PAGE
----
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Charles II: Undated Papers 1670

Pages 634-643

Calendar of State Papers Domestic: Charles II, 1670 With Addenda 1660-70. Originally published by Her Majesty's Stationery Office, London, 1895.

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Undated Papers 1670

Clause in a grant to Anon. to have charge of the fowl and trees lately planted in St. James's Park, and of the plantations at Greenwich and Hampton Court, in place of Adrian May, deceased. [S.P. Dom., Car. II. 281a, No. 203.]
Warrant to Sir Thos. Chicheley, Master of Ordnance, to deliver to Charles, Duke of Richmond, 2 brass three-pounders, with carriages, shot, stores, &c., thereto pertaining, for defence of his house at Cobham, Kent. [Ibid. No. 204.]
Court at Whitehall. Warrant for a grant to [—Jepson and others] of the fines of 20 marks each, adjudged in the King's Bench against John Smith, and 11 other late Commissioners of Sewers for London, for contempt; with power to recover the same. [Ibid. No. 205.]
Copy of the same. Endorsed, " Jepson." [Ibid. No. 206.]
Order for a warrant for annexation of the port of Seaton Sluice, near Seaton Delaval, to that of Newcastle-on-Tyne, with authority to the customs' officers to appoint a person to be constantly resident there; also for a grant to Sir Ralph Delaval, Bart., of the same, with all profits of the harbour, he having spent 7,000l. in making a sluice and harbour fit for export of salt, coals, and grindstones. [S.P. Dom., Car. II. 281a, No. 207.]
Note of an indenture whereby the King allows to Mr. Slingsby 18d. on a pound of silver, and 7s. on a pound of gold, as expenses connected with coining according to Blondeau's invention, which is to include the 3d. now paid to Mr. Blondeau. [Ibid. No. 208.]
Warrant to Lord Ashley to pay out of prizes 40l. to [Jonas] Moore, for services by him done during the late war with the French and Dutch. Minute. [Ibid. No. 209.]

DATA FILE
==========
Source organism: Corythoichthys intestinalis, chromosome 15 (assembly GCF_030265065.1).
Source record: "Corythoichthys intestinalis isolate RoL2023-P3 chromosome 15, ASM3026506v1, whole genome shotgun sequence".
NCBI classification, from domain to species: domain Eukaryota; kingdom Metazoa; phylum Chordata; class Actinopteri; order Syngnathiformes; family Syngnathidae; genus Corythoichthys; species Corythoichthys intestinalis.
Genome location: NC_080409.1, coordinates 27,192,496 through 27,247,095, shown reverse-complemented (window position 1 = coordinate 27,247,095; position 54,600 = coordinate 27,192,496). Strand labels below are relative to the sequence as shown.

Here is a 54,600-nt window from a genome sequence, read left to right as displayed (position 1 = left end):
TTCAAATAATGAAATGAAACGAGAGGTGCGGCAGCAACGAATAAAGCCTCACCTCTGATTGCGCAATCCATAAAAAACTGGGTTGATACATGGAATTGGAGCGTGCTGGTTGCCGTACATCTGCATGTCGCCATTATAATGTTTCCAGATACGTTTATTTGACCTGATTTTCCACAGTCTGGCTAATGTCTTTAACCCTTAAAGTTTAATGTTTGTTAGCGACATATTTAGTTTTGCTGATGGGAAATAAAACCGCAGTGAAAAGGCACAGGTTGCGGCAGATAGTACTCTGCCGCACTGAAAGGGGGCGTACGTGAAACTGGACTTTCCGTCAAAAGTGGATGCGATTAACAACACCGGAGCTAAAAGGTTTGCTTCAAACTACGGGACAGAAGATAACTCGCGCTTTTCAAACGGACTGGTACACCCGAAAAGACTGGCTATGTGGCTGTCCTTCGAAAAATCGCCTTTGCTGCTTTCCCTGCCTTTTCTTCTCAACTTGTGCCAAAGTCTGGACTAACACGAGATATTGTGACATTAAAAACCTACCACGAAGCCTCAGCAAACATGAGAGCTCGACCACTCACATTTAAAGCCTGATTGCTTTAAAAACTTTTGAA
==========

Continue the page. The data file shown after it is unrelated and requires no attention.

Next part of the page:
Warrant to advance to Wm. Samuel, surveyor, 439l. 13s. 4d. for rebuilding the house of Thos. Wyndham, equerry, in the Green Mews, which is decayed. [S.P. Dom., Case C, No. 17.] Annexing,
Estimate by Samuel of the cost of the above house, with 1 cellar, hall story 10 feet high, dining-room story 11, and last story 7½ [Ibid. No. 17i.]
Minute of a warrant for the records of a survey of Windsor Forest, 20 James, to be delivered to Mr. Tayleur; with note for Sir Thos. Draper and Sir Rich. Powell to be added to the Commissioners, [S.P. Dom., Car. II. 281a, No. 210.]
Order for the Attorney-General to prepare a warrant, authorising Sir Hen. Palmer of Kent to grant a demise for 41 years of lands held by him of the manor of Tottenham to Lady Mary, wife of Sir Hen. Wood, Bart., if Wm. Bornieu and Hen. Walthew live so long, on rent of 4l. 18s. to the Cofferer of the Household. Endorsed, "Lady Wood and Mr. Surveyor." [Ibid. No. 211.]
Pass from Lord Arlington for—Valeran, who has lived long in his family. [English and French. Ibid. No. 212.]
Directions for a letter from the King to the Lord Mayor and Court of Aldermen of London, for prevention of disorders in the next election of a Lord Mayor; blaming their practice of trying by a faction to continue the late Lord Mayor, on pretence that there was not a person on the bench fit to elect; and failing in this, then trying to pass over 4 or 5 senior aldermen, in order to elect one fit for their purpose. The King requires them to elect one of the two eldest aldermen, according to ancient custom. [11/8 pages. Ibid. No. 213.]
The King to Dr. [Thos.] Pierce, President, and the bursars of Magdalen College, Oxford. We request you to give no disturbance to Nat. Chyles of the Middle Temple, appointed steward and clerk of the college lands in the time of Dr. [John] Oliver, late President, in execution of the said office. This letter is to be entered on the college register. [Ibid. No. 214.]
[Lord Arlington to the Duke of York.] The King finding several particulars relating to military affairs and the well ordering of the forces unregulated since the Lord General's death, wishes you, in conjunction with the Duke of Monmouth, Earls of Oxford and Craven, and 5 others, to take such affairs into consideration. [S.P. Dom., Car. II. 281a, No. 216.] Annexing,